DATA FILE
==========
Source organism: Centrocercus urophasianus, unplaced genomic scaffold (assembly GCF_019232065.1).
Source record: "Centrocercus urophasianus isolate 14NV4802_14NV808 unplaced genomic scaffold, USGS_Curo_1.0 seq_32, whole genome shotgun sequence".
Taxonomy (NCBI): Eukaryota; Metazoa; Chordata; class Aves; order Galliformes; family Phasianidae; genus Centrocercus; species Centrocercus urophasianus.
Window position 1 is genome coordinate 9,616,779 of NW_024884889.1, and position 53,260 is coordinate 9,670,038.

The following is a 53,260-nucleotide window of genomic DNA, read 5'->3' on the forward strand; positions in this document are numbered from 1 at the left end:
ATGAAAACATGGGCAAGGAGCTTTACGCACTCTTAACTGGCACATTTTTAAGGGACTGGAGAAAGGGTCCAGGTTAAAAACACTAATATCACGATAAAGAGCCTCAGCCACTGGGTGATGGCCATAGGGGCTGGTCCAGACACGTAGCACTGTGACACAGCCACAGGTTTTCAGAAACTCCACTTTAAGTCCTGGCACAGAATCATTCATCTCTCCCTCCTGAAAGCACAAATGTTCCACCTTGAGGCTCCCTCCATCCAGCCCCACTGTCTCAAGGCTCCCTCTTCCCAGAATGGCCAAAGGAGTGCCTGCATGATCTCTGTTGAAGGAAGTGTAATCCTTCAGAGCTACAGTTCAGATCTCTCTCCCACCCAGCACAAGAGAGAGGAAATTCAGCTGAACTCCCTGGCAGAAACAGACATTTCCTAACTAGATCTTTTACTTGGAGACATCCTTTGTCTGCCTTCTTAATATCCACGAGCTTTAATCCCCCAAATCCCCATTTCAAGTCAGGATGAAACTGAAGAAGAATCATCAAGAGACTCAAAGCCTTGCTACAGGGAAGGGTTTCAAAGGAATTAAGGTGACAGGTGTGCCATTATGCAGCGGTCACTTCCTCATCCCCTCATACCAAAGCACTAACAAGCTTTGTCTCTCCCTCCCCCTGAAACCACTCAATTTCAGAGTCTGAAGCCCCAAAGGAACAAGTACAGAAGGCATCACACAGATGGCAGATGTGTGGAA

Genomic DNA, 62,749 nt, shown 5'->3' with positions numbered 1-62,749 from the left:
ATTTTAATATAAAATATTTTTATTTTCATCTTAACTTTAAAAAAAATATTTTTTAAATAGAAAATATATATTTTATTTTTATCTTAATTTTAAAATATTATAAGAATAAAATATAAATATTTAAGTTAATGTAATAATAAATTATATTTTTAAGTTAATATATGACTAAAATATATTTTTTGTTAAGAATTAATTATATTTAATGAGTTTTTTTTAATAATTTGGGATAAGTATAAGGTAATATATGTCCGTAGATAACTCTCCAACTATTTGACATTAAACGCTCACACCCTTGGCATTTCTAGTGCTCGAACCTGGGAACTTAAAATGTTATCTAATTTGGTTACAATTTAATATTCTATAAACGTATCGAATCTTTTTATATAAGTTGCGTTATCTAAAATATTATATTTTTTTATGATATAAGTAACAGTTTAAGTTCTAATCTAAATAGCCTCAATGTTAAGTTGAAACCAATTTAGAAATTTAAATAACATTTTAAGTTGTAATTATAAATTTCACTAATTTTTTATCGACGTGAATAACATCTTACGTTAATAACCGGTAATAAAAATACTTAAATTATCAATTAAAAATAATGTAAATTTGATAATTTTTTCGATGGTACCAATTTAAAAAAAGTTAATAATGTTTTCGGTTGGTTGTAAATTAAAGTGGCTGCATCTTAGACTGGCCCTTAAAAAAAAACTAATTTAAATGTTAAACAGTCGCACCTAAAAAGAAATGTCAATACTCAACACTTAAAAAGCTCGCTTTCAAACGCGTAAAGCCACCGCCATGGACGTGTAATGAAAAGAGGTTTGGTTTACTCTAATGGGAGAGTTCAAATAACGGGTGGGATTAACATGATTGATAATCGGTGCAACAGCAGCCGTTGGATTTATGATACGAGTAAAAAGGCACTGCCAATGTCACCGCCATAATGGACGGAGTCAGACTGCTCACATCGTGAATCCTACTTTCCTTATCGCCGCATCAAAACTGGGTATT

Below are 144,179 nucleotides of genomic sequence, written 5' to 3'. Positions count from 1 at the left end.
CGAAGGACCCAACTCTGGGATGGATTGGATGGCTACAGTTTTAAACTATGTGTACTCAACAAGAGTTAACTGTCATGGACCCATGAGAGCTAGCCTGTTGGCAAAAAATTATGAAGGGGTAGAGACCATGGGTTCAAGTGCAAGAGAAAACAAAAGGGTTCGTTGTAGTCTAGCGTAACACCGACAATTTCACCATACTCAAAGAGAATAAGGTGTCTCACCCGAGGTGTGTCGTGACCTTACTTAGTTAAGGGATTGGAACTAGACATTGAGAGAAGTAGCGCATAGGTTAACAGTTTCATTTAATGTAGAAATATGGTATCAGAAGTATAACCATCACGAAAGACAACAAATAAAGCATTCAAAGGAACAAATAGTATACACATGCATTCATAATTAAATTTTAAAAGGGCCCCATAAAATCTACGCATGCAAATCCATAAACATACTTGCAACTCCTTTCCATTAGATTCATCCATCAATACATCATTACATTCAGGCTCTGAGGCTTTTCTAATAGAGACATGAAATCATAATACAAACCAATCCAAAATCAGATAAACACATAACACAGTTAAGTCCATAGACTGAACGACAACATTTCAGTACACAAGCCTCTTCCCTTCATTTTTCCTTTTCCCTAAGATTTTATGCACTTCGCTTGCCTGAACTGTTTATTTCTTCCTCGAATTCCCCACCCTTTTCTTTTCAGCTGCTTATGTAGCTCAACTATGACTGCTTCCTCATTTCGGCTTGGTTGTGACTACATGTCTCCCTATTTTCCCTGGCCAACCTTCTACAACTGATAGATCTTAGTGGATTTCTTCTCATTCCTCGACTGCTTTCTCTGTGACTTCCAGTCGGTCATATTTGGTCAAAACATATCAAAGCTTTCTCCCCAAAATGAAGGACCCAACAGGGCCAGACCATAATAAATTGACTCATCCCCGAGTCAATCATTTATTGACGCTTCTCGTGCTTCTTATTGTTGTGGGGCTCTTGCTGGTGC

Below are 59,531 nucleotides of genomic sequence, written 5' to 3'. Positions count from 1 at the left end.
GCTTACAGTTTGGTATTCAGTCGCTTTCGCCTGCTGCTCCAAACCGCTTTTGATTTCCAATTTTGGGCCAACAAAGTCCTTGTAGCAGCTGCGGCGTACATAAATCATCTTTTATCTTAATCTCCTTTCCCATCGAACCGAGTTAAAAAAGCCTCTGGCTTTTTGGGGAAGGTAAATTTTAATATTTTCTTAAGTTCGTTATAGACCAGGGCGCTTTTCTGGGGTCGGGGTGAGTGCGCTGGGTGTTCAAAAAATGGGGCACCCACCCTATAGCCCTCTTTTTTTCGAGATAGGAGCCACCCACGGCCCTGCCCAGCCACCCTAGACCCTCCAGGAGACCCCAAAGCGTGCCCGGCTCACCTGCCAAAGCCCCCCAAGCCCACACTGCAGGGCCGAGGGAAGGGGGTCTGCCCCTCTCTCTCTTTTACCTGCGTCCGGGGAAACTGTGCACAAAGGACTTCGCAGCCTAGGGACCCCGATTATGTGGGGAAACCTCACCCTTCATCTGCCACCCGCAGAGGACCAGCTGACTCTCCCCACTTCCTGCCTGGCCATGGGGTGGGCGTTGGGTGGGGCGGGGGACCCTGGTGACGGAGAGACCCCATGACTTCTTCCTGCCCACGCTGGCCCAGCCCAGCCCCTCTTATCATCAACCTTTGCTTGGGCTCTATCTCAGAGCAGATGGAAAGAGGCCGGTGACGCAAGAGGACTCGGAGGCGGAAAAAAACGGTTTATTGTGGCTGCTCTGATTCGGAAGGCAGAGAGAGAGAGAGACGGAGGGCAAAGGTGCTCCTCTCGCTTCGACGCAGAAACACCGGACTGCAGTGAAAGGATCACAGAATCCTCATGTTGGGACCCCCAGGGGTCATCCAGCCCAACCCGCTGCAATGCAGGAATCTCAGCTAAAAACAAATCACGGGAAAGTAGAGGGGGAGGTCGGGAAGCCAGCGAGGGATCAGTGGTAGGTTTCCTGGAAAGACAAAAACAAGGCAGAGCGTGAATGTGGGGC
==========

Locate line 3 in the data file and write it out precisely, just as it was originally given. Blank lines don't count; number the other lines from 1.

Taxonomy (NCBI): Eukaryota; Metazoa; Chordata; class Aves; order Galliformes; family Phasianidae; genus Centrocercus; species Centrocercus urophasianus.